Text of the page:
Capability

Description

Key Enabling Technologies

Goal

Simulation

Representations of real-world systems, situations, and environments that help achieve specified training objectives

• Digital, multimedia displays

• Fidelity matched to training objectives

• System, situation, and environment representation

• Knowledge representation

• Device representations for maintenance and operator training generated directly from computer-aided design databases

• Representations of interpersonal situations that respond to student decisions and actions

• Representations of environments that convey sufficient psychological reality to achieve specified training objectives

Virtual reality

A form of virtual simulation—sensory immersing representations of real-world environments

• Digital, multimedia displays

• Multisensory displays

• Real-time interaction

Environmental representations providing full psychological reality and sufficient physical reality selected to achieve training outcomes

Engagement simulations

Simulations providing live, virtual, and constructive representations of real-world warfighting environments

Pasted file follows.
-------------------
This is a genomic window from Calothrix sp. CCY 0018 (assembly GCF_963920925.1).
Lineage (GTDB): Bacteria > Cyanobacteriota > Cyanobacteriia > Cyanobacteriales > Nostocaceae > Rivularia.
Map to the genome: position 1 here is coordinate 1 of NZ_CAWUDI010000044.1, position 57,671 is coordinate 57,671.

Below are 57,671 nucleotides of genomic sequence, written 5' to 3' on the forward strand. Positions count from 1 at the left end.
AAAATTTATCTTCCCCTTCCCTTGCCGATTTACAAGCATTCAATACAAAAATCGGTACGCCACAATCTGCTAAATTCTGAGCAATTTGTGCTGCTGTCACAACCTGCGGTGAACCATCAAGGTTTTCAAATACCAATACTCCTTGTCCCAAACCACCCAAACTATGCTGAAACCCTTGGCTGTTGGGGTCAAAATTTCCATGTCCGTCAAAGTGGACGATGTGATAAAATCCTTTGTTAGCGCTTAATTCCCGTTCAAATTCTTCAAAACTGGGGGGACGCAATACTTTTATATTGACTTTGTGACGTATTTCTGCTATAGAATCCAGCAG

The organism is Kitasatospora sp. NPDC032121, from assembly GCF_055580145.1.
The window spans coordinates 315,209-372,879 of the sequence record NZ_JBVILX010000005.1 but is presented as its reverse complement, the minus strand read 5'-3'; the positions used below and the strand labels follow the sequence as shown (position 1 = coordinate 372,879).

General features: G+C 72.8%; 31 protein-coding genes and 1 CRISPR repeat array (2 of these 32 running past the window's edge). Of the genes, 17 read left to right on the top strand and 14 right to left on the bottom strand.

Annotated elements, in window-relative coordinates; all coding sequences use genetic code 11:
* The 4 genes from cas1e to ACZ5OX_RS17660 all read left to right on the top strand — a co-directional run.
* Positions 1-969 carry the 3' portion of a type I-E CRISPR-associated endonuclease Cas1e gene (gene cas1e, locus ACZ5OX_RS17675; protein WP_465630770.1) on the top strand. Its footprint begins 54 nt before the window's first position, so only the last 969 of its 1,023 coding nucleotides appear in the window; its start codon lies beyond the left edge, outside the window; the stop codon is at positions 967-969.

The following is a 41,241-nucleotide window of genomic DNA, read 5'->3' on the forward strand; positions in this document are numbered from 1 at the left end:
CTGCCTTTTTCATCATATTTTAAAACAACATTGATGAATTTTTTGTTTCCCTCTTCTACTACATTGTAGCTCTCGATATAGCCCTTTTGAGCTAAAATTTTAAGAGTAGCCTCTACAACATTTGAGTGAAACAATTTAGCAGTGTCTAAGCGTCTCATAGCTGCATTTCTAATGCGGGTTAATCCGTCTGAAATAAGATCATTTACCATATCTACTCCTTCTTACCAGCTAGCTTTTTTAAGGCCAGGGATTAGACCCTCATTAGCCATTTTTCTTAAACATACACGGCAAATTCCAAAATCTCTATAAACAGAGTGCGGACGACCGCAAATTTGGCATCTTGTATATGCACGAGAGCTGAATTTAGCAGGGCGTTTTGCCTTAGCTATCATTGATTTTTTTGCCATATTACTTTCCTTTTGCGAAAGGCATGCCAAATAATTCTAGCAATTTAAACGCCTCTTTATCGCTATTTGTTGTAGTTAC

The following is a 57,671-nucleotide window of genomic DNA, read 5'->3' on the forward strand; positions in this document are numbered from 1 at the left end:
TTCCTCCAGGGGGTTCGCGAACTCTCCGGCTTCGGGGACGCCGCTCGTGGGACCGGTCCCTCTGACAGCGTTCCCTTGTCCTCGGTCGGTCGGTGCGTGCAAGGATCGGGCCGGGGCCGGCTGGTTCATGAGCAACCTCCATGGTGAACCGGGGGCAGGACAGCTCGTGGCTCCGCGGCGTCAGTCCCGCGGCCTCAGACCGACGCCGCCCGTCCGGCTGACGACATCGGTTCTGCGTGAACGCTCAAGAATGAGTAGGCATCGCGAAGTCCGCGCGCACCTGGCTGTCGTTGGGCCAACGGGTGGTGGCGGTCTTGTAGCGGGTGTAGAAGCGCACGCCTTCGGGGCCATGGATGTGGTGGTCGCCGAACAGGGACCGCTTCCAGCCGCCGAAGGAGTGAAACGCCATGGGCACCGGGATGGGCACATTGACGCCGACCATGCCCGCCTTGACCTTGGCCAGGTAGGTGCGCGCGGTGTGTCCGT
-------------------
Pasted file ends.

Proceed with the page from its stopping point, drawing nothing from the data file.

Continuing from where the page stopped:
• Networking

• Data communications

• Digital, multimedia displays

Seamlessly linked simulations supporting simulated environments in which engagements occur continuously against “real” and semiautomated forces

Human performance assessment

Assessment of relevant performance capabilities of individuals and teams

• Psychometrics of simulation

• Job-sample testing

• Assessment of cognitive processes

 

Valid (measures the right thing), reliable (measures things right), and precise (exactly identifies progress toward learning objectives) assessment of the knowledge, skills, and attitudes of individual students and teams available at any time in a training program

 

SOURCE: Reprinted from Naval Studies Board. National Research Council. 1997. Technology for the United States Navy and Marine Corps: 2000-2035, Becoming a 21st-century Force, Vol. 4: Human Resources, National Academy Press, Washington, D.C., pp. 58-59.



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